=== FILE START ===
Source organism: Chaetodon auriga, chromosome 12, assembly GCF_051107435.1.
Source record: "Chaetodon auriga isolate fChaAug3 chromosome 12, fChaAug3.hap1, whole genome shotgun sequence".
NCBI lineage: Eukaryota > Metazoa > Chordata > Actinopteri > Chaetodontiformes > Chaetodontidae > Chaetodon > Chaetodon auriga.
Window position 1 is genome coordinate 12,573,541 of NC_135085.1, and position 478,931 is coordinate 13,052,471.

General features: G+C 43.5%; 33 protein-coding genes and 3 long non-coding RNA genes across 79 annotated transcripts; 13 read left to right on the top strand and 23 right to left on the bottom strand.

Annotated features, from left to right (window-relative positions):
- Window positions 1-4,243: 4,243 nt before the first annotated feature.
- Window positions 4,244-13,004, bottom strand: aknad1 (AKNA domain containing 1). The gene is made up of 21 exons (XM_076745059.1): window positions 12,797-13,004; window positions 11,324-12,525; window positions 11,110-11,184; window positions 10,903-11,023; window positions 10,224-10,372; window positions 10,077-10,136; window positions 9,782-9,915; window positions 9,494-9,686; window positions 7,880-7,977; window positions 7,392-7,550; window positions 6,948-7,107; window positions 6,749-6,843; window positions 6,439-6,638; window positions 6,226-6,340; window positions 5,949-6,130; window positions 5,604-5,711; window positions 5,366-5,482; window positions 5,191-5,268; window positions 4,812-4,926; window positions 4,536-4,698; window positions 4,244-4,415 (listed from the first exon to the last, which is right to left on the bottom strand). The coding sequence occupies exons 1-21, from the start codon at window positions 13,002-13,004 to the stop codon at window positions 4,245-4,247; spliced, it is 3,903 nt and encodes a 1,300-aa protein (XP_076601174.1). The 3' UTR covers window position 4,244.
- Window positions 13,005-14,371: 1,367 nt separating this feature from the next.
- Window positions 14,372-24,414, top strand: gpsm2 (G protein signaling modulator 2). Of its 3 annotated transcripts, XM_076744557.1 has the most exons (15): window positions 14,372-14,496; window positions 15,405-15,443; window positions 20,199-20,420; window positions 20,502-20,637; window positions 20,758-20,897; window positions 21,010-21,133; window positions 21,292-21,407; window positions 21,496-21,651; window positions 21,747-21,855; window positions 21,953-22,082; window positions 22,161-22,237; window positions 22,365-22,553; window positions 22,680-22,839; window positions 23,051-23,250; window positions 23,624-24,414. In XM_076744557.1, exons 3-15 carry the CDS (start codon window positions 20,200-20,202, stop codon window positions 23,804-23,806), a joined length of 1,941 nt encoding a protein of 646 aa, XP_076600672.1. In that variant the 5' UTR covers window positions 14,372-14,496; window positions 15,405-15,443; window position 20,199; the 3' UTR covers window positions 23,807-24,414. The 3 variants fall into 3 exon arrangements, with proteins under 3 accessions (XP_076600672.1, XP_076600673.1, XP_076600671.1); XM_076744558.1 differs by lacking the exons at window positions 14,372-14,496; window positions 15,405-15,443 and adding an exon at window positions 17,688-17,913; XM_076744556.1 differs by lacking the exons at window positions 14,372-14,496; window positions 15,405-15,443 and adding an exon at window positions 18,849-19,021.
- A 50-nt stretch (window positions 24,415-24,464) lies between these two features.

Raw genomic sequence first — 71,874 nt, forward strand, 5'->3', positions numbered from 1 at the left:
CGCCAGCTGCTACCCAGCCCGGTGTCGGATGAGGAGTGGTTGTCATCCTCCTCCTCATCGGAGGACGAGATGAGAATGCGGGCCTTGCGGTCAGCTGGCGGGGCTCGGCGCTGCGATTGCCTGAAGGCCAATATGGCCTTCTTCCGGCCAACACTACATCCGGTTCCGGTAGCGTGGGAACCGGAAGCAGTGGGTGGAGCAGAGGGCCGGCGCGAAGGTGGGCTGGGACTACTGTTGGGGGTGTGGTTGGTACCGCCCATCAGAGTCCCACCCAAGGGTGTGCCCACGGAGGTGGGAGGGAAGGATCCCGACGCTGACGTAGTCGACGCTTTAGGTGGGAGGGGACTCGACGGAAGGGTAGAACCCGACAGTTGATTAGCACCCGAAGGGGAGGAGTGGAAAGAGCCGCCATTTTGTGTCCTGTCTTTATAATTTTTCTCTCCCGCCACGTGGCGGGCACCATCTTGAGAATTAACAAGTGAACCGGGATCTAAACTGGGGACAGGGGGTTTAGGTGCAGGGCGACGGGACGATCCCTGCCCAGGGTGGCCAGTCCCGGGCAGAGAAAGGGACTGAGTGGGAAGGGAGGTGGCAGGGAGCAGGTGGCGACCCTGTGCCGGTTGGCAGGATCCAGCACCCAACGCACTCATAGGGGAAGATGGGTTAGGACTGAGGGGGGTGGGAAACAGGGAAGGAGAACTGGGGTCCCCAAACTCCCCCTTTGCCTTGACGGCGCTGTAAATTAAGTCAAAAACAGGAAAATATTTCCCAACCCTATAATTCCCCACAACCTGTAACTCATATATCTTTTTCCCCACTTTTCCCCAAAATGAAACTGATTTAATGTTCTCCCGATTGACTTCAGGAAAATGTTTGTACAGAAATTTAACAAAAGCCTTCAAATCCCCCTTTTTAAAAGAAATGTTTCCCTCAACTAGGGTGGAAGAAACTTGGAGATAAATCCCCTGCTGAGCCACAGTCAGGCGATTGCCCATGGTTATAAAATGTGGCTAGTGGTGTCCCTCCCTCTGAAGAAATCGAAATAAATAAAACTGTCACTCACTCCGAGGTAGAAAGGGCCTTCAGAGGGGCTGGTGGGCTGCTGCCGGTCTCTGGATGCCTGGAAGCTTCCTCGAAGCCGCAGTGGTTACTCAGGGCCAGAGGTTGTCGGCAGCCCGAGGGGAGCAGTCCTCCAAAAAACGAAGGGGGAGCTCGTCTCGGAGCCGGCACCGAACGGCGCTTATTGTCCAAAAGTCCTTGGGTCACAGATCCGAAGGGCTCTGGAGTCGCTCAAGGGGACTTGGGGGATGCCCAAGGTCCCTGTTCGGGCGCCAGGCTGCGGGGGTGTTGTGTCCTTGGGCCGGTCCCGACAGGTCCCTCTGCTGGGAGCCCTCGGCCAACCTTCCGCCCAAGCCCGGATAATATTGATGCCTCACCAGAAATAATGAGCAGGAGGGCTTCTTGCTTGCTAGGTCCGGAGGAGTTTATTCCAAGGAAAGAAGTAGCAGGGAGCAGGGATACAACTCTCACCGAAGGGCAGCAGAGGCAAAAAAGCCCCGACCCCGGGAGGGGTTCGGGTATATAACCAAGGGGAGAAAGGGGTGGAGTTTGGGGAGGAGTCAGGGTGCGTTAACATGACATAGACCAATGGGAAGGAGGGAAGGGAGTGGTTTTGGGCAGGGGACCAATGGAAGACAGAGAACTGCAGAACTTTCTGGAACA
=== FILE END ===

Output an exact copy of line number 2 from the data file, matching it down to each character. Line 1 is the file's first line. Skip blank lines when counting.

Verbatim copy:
Source record: "Chaetodon auriga isolate fChaAug3 chromosome 12, fChaAug3.hap1, whole genome shotgun sequence".